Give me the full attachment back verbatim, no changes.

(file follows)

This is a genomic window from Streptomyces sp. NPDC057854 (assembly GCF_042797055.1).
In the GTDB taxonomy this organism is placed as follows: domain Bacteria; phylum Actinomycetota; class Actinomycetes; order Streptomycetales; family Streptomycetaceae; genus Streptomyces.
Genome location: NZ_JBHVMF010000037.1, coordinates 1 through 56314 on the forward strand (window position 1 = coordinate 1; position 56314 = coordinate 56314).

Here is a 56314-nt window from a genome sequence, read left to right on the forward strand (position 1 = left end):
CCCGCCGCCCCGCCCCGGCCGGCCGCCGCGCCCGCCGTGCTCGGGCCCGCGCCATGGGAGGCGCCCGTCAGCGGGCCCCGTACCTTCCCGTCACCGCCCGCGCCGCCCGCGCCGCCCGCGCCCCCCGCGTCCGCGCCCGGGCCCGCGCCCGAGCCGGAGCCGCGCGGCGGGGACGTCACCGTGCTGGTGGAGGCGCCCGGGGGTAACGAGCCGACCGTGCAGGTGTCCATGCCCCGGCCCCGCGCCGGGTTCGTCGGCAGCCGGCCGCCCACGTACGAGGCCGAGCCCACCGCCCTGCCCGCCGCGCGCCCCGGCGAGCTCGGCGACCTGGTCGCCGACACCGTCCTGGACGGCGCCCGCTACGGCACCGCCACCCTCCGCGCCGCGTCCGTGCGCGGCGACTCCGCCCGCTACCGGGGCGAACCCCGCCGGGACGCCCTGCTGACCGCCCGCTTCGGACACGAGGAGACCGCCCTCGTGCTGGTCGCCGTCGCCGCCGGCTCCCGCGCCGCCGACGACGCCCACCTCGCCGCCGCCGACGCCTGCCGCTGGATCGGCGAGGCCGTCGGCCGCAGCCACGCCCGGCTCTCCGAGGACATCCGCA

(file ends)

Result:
This is a genomic window from Streptomyces sp. NPDC057854 (assembly GCF_042797055.1).
In the GTDB taxonomy this organism is placed as follows: domain Bacteria; phylum Actinomycetota; class Actinomycetes; order Streptomycetales; family Streptomycetaceae; genus Streptomyces.
Genome location: NZ_JBHVMF010000037.1, coordinates 1 through 56314 on the forward strand (window position 1 = coordinate 1; position 56314 = coordinate 56314).

Here is a 56314-nt window from a genome sequence, read left to right on the forward strand (position 1 = left end):
CCCGCCGCCCCGCCCCGGCCGGCCGCCGCGCCCGCCGTGCTCGGGCCCGCGCCATGGGAGGCGCCCGTCAGCGGGCCCCGTACCTTCCCGTCACCGCCCGCGCCGCCCGCGCCGCCCGCGCCCCCCGCGTCCGCGCCCGGGCCCGCGCCCGAGCCGGAGCCGCGCGGCGGGGACGTCACCGTGCTGGTGGAGGCGCCCGGGGGTAACGAGCCGACCGTGCAGGTGTCCATGCCCCGGCCCCGCGCCGGGTTCGTCGGCAGCCGGCCGCCCACGTACGAGGCCGAGCCCACCGCCCTGCCCGCCGCGCGCCCCGGCGAGCTCGGCGACCTGGTCGCCGACACCGTCCTGGACGGCGCCCGCTACGGCACCGCCACCCTCCGCGCCGCGTCCGTGCGCGGCGACTCCGCCCGCTACCGGGGCGAACCCCGCCGGGACGCCCTGCTGACCGCCCGCTTCGGACACGAGGAGACCGCCCTCGTGCTGGTCGCCGTCGCCGCCGGCTCCCGCGCCGCCGACGACGCCCACCTCGCCGCCGCCGACGCCTGCCGCTGGATCGGCGAGGCCGTCGGCCGCAGCCACGCCCGGCTCTCCGAGGACATCCGCA